The Oxford Handbook of Technology and Music Education

 
 
Oxford University Press
  • erschienen am 6. Juli 2017
  • |
  • 728 Seiten
 
E-Book | PDF mit Adobe DRM | Systemvoraussetzungen
978-0-19-937214-0 (ISBN)
 
Few aspects of daily existence are untouched by technology. Learning and teaching music are no exceptions and arguably have been impacted as much or more than other areas of life. Digital technologies have come to affect music learning and teaching in profound ways, influencing how we create, listen, share, consume, interact, and conceptualize musical practices and the musical experience. For a discipline as entrenched in tradition as music education, this has brought forth myriad views on what does and should constitute music learning and teaching. To tease out and elucidate some of the salient problems, interests, and issues, The Oxford Handbook of Technology and Music Education critically situates technology in relation to music education from a variety of perspectives: historical; philosophical; socio-cultural; pedagogical; musical; economic; policy, organized around four broad themes: Emergence and Evolution; Locations and Contexts: Social and Cultural Issues; Experiencing, Expressing, Learning and Teaching; and Competence, Credentialing, and Professional Development. Chapters from a highly diverse group of junior and senior scholars provide analyses of technology and music education through intersections of gender, theoretical perspective, geographical distribution, and relationship to the field. The Oxford Handbook of Technology and Music Education's dedication to diversity and forward-facing discussion promotes contrasting perspectives and conversational voices rather than reinforce traditional narratives and prevailing discourses.
  • Englisch
12 b&w line; 15 b&w halftone
  • 21,94 MB
978-0-19-937214-0 (9780199372140)
weitere Ausgaben werden ermittelt
S. Alex Ruthmann is Associate Professor of Music Education and Music Technology at New York University Steinhardt, Director of the NYU Music Experience Design Lab, and Associate Editor of the Journal of Music, Technology &Education. Roger Mantie is Associate Professor of Music Education at Arizona State University and co-editor of The Oxford Handbook of Music Making and Leisure.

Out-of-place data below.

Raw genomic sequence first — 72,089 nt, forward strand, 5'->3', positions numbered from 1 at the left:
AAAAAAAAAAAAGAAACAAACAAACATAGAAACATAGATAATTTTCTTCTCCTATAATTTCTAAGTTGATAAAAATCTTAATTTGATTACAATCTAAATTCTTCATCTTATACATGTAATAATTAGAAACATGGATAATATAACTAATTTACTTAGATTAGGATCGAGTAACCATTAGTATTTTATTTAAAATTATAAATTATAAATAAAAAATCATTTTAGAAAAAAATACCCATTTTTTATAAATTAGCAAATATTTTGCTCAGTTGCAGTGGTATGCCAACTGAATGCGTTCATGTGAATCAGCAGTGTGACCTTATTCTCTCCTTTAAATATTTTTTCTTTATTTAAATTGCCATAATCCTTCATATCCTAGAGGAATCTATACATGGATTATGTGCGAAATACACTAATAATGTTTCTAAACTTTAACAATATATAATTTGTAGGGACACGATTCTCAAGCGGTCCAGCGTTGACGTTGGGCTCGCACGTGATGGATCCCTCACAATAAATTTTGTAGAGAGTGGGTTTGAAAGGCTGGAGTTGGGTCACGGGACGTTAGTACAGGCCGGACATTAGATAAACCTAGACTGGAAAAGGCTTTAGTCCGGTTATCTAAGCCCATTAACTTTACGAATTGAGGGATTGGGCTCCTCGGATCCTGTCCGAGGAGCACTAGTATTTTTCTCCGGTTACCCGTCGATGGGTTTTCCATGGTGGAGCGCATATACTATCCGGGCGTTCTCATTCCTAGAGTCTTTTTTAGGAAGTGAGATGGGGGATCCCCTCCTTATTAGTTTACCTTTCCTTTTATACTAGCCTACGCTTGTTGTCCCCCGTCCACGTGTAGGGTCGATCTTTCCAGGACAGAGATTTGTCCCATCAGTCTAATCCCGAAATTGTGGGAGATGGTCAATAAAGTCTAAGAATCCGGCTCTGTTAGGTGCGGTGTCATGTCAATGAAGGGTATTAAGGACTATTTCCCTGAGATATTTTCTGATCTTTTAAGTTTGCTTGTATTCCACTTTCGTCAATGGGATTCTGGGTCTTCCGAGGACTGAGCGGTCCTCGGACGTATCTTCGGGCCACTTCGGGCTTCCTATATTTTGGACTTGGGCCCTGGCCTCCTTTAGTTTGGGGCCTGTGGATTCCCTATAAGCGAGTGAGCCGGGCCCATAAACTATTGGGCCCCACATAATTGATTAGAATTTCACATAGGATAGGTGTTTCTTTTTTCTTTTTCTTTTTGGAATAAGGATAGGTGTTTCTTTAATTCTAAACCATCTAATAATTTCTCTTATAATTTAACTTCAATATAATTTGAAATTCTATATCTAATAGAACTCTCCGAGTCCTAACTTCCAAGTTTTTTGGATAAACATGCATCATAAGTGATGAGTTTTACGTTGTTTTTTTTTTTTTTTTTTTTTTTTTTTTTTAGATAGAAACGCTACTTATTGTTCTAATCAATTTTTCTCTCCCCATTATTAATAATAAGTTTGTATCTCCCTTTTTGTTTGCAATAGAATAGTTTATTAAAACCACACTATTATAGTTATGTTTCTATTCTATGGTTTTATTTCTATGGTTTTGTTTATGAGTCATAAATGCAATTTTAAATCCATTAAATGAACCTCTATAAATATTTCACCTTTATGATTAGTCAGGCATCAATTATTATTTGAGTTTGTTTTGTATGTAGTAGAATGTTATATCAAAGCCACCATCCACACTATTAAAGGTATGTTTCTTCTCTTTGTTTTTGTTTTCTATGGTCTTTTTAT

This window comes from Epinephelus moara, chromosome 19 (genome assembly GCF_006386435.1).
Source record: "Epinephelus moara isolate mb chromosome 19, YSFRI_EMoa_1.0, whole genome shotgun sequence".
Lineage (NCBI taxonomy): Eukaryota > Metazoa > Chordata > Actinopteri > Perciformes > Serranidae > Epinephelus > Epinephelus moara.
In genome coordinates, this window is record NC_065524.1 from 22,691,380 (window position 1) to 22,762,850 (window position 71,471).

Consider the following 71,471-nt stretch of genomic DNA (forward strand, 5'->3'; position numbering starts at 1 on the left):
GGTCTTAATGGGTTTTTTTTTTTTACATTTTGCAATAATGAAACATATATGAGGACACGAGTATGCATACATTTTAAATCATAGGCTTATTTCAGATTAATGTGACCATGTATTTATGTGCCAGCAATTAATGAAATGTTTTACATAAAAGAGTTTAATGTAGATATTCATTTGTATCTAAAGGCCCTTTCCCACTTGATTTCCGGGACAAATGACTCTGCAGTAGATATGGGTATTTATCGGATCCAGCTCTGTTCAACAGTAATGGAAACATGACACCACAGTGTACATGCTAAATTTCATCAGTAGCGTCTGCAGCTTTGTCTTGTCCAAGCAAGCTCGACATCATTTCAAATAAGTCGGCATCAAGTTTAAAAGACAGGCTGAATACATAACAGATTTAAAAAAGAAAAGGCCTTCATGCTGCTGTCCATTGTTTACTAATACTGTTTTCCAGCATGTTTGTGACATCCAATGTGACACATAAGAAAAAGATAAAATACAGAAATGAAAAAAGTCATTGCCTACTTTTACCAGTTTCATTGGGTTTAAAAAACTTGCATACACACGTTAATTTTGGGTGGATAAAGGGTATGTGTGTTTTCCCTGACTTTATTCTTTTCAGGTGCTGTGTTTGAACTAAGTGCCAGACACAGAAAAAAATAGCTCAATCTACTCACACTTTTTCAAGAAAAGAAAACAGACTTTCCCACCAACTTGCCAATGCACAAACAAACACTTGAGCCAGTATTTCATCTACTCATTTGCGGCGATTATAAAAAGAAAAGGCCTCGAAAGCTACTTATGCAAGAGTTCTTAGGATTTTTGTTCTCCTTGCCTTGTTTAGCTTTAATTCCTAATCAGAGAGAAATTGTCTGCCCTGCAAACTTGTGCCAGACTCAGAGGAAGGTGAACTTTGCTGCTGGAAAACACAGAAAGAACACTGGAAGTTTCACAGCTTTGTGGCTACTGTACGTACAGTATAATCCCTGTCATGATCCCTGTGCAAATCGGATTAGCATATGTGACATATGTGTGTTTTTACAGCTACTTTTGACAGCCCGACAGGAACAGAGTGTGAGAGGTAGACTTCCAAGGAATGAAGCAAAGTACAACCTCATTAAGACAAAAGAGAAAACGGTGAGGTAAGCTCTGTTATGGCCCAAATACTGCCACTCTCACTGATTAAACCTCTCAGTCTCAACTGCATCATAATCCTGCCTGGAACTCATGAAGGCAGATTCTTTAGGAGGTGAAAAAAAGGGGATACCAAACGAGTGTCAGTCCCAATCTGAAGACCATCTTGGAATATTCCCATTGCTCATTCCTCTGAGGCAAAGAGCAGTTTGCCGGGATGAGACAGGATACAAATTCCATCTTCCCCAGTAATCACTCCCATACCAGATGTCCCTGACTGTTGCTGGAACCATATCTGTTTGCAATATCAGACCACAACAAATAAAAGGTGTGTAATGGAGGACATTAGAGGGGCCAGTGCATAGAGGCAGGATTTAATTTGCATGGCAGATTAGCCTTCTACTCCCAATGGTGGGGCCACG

CONTENTS Foreword - Peter Webster and David B. Williams Introduction - Roger Mantie and Alex Ruthmann SECTION 1: EMERGENCE AND EVOLUTION What constitutes a technology in music and music education? In what ways as technology been used, and how has technology affected music education in different times and places? Core Perspectives 1A 1. Thinking about Music and Technology Roger Mantie 2. Technology in Music and Music Education in England and Across Europe Marina Gall Further Perspectives 1A 3. Savoring the Artistic Experience in an Age of Commodification Chee Hoo Lum 4. Music Technology in Ethnomusicology Gabriel Solis 5. The Role of "Place" and Context Janice Waldron 6. Slow Music Rena Upitis 7. Then and Now David A. Williams How have music educators negotiated the role of technology within the broader terrain of educational policy and practice? What is the role and what are the effects of commerce and industry on learning, teaching, and technology within schools? Core Perspectives 1B 8. Globalization and Technology in 21st Century Education Samuel Leong 9. Technology in the Music Classroom in Greece Smaragda Chrysostomu Further Perspectives 1B 10. Building a Broad view of Technology in Music Teacher Education Heidi Partti 11. Technology in the Music Classroom in Kenya Emily Akuno 12. Pondering an End to Technology in Music Education Joe Pignato 13. A Software Creator's Perspective Joe Berkovitz 14. Where Might We Be Going? Jonathan Savage 15. Loaded Questions for an Emerging World John-Morgan Bush 16. Music Learning in Music Education Jason Chen SECTION 2: LOCATIONS AND CONTEXTS: SOCIAL AND CULTURAL ISSUES What are the impacts of technology (positive and negative) on different communities, socio-economic areas, and parts of the World? What can be done to mitigate the negative effects of technology while accentuating the positive? Core Perspectives 2A 17. Critical Perspectives from Africa Benon Kigozi 18. Interest-driven Music Education Kylie Peppler 19. Situating Technology Within and Without Music Education Joe Pignato Further Perspectives 2A 20. Human Potential, Technology and Music Education Smaragda Chrysostomu 21. "Placing" Technology within Music Education Communities Ailbhe Kenny 22. The Promise and Pitfalls of the Digital Studio Ethan Hein 23. Musicking and Technology in Sweden Bo Nilsson 24. Exploring Intersections of Technology and Music Education Gillian Howell How are technology and music technology changing use? How are we changing technology? How are music educators responding to social, cultural, and economic issues? How should they? Core Perspectives 2B 25. Pedagogical Fundamentalism to Radical Pedagogy in Music Education Heidi Partti 26. Society, Schools, and Music Learning Valerie Peters 27. Locating Technology within Music Education Evan Tobias Further Perspectives 2B 28. Technology in Perspective: Who is in Control? Patricia Gonzales 29. The Curious Musician Leah Kardos 30. On Becoming Musical: Technology, Possibilities and Transformation Gena Greher 31. The Role of Music in Public Health Education Carlos Chirinos 32. Thinking and Talking about Change in Music Education Roger Mantie 33. A Sociological Perspective on Technology in Music Education Ruth Wright SECTION 3: EXPERIENCING, EXPRESSING, LEARNING, AND TEACHING What are the ramifications of technological change on music teaching and learning in the classroom? What can technology do for music education? In what ways has technology forced us to re-evaluate definitions of musicality? Of musicianship? Of who is and is not a musician? In what ways has technology transformed our understandings of creativity? What are some of the untapped potentials in this area? Core Perspectives 3A 34. Power and Choice in the Teaching and Learning of Music Chee-Hoo Lum 35. Music Fluency for Music Creation and Composition Barbara Freedman 36. Playing (in) the Digital Studio Ethan Hein Further Perspectives 3A 37. Considering Music Technology and Literacy Jay Dorfman 38. Technology and Collaboration for People with Significant Disabilities Donald DeVito 39. Prosumer Learners and Digital Arts Pedagogy Samuel Leong 40. A Pluralist Approach to Music Education James Humberstone 41. Augmenting Music Teaching and Learning with Technology and Digital Media Evan Tobias 42. Possibilities for Inclusion with Music Technologies Deborah Vanderlinde What are examples of effective uses of technology? Under what conditions might technology be inappropriate or ineffectice? What are familiar challenges to implementation and what strategies have thus far proven effective? Are there limits to what technology affords? Core Perspectives 3B 43. Limitations of Technology in Community Music Gillian Howell 44. Meaningful and Relevant Technology Integration Michael Medvinsky 45. The Convergence of Networked Technologies in Music Teaching and Learning. Janice Waldron Further Perspectives 3B 46. Narcissim, Romanticism, and Technology Evangelos Himonides 47. Pedagogical Decision Making Ryan Bledsoe 48. Equity and Access in Out-of-School Music Making Kylie Peppler 49. Technology, Sound, and the Tuning of Place Sandy Stauffer SECTION 4: COMPETENCE, CREDENTIALING, AND PROFESSIONAL DEVELOPMENT Should music technology be taught as an independent subject, or should it serve existing curriculum and instruction? How might technology best serve the needs of students and teachers? How can music educators develop and maintain skills beyond their teacher education programs? What sorts of canonized practices have emerged, and how might these impact on music teacher education? Core Perspectives 4A 50. Traditions and Ways Forward in the United States Jay Dorfman 51. Technology and Invisibility in Music Teacher Education Gena Greher 52. Authentic Approaches to Music Education with Technology Jonathan Savage Further Perspectives 4A 53. Technology in Music Initial Teacher Education Marina Gall 54. Using Mobile Technologies and Problem-Seeking Pedagogies to Bridge Universities and Workplaces Julie Ballantyne 55. Applications of Technology in Music Education from Selected Countries Benon Kigozi 56. Defining and Acknowledging Music Education Technology in Music Teacher Training Lauri Väkevä 57. Learner Engagement and Technology Integration Michael Medvinsky What are the ramifications of technology and technological change on music teacher education programs? What tensions exist in terms of credentialing and accreditation? Whose responsibility is it for professional development and certification? Core Perspectives 4B 58. Faculty Development in and through the Use of ICT Patricia Gonzalez 59. Educators' Roles and Professional Development Evangelos Himonides 60. Music Technology Pedagogy and Curricula David A. Williams Further Perspectives 4B 61. Why Isn't Music Education in the US more 21st Century PC? Barbara Freedman 62. Generating Intersections between Music and Technology Matthew Hitchcock 63. Preparing for Change and Uncertainty Valerie Peters